Paul Smith Tuxes for Women Are Heating Up the Awards-Season Red Carpet

Paul Smith Tux Collection

The British designer taps into the recent popularity of men's tailoring for women among stars including Blake Lively, Claire Foy, Evan Rachel Wood, Jessica Chastain and Tracee Ellis Ross with a 13-piece capsule collection available only at his iconic pink-hued L.A. store.

Tapping into the recent popularity of men's tailoring for women among stars including Blake Lively, Claire Foy, Evan Rachel Wood, Jessica Chastain and Tracee Ellis Ross, British designer Paul Smith is releasing a limited-edition women's tuxedo collection, available only at his iconic pink-hued L.A. store. 

Just in time for the holiday and awards seasons, the 13-piece capsule, $395 to $1,495, ranges from a tuxedo coat dress and slim-fit jacket, to slouchy trousers and a satin blouse with tie.

"As someone who has been in the industry for longer than many designers working today it's always interesting to see trends come, go and then come back again," says Smith, who founded his menswear company in 1970 and added womenswear in 1993. "When I first began designing women's clothes it was because stylists like Grace Coddington were shooting my men's clothes worn by women," he remembers, namechecking the flame-haired former model and Vogue creative director at large, as well as Patti Smith and Heloise Letissier as his longtime female muses.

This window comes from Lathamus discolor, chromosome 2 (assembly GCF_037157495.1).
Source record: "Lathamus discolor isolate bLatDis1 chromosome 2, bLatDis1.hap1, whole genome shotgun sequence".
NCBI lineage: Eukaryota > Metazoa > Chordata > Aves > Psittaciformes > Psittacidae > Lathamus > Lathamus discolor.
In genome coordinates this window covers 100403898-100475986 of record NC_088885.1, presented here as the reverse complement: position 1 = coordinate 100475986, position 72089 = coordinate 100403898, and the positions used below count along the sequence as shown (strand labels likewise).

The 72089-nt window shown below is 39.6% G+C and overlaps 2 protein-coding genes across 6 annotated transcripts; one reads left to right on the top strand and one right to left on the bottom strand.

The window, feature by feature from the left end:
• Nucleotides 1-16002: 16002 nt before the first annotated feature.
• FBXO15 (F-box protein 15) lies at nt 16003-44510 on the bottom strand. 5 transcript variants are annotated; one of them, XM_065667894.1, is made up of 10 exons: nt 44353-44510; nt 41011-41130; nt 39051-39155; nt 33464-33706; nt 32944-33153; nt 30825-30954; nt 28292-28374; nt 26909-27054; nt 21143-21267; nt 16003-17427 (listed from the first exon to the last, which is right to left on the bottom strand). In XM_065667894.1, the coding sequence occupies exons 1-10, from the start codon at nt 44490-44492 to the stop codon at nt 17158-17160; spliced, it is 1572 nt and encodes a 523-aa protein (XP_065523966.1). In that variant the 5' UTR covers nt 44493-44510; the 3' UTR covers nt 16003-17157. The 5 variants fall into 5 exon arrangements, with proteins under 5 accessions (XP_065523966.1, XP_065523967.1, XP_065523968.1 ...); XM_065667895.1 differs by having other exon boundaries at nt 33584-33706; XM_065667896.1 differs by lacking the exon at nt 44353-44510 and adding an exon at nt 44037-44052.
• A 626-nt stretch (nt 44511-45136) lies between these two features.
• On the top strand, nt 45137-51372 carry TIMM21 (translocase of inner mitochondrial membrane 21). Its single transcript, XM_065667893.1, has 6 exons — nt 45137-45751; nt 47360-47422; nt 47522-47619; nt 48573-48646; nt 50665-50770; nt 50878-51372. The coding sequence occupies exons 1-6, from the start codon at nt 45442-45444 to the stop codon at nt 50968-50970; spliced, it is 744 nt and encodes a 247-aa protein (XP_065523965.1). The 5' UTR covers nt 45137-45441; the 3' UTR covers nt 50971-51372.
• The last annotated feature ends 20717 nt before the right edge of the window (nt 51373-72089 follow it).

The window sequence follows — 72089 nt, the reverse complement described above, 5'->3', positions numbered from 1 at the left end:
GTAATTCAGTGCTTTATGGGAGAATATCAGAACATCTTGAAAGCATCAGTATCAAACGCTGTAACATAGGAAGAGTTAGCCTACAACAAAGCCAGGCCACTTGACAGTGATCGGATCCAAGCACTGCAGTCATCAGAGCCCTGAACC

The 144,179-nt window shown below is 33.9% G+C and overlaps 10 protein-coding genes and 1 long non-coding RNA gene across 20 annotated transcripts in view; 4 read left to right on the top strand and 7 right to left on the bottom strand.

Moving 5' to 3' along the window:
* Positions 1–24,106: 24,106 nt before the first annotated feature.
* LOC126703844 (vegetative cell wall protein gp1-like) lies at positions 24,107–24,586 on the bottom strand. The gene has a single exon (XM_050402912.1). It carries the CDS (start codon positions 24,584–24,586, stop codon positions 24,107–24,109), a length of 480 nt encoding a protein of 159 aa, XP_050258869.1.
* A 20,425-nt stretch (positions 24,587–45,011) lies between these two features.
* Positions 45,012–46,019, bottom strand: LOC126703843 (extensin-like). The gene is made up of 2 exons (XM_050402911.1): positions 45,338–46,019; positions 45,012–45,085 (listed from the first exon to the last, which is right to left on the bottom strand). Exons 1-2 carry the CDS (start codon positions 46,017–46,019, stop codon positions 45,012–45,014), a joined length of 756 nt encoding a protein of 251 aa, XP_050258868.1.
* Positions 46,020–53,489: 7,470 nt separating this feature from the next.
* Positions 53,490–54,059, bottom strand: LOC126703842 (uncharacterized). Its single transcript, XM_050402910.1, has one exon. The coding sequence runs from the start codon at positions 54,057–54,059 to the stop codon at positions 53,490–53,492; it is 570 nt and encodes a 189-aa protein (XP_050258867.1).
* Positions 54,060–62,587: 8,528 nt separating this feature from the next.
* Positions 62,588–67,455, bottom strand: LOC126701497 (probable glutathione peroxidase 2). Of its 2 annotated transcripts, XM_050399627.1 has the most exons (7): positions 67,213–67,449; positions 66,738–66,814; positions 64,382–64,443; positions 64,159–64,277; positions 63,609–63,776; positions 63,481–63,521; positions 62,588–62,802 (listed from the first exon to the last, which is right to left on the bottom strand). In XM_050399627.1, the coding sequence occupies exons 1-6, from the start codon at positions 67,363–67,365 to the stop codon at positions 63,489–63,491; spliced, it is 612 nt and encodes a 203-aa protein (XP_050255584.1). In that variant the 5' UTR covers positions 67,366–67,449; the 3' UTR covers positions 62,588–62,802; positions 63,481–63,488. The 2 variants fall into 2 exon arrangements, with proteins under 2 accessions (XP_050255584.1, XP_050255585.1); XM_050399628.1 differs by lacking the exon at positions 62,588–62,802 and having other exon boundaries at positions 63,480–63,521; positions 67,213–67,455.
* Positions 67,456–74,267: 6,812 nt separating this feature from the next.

The collection is limited to classic black and white, although his menswear, loved by Armie Hammer, Gary Oldman and Daniel Day-Lewis, is more distinct for its vibrant hues and details. And the Insta-bait, bubble-gum-colored facade of his Melrose Avenue store is now the stuff of L.A. legend — in September, the wall was vandalized by a street artist named Thrashbird with the words, “Go fuck ur selfie.”

“When I first designed that shop, I gave myself the challenge of coming up with something eye-catching on Melrose Avenue, which was miles and miles long and just filled with similar-looking shopfronts. I never expected the big pink box to become the destination that it is today. And the graffiti artists are helping to keep the local pink paint suppliers in business, too!”

A version of this story first appeared in the Nov. 14 issue of The Hollywood Reporter magazine. To receive the magazine, click here to subscribe.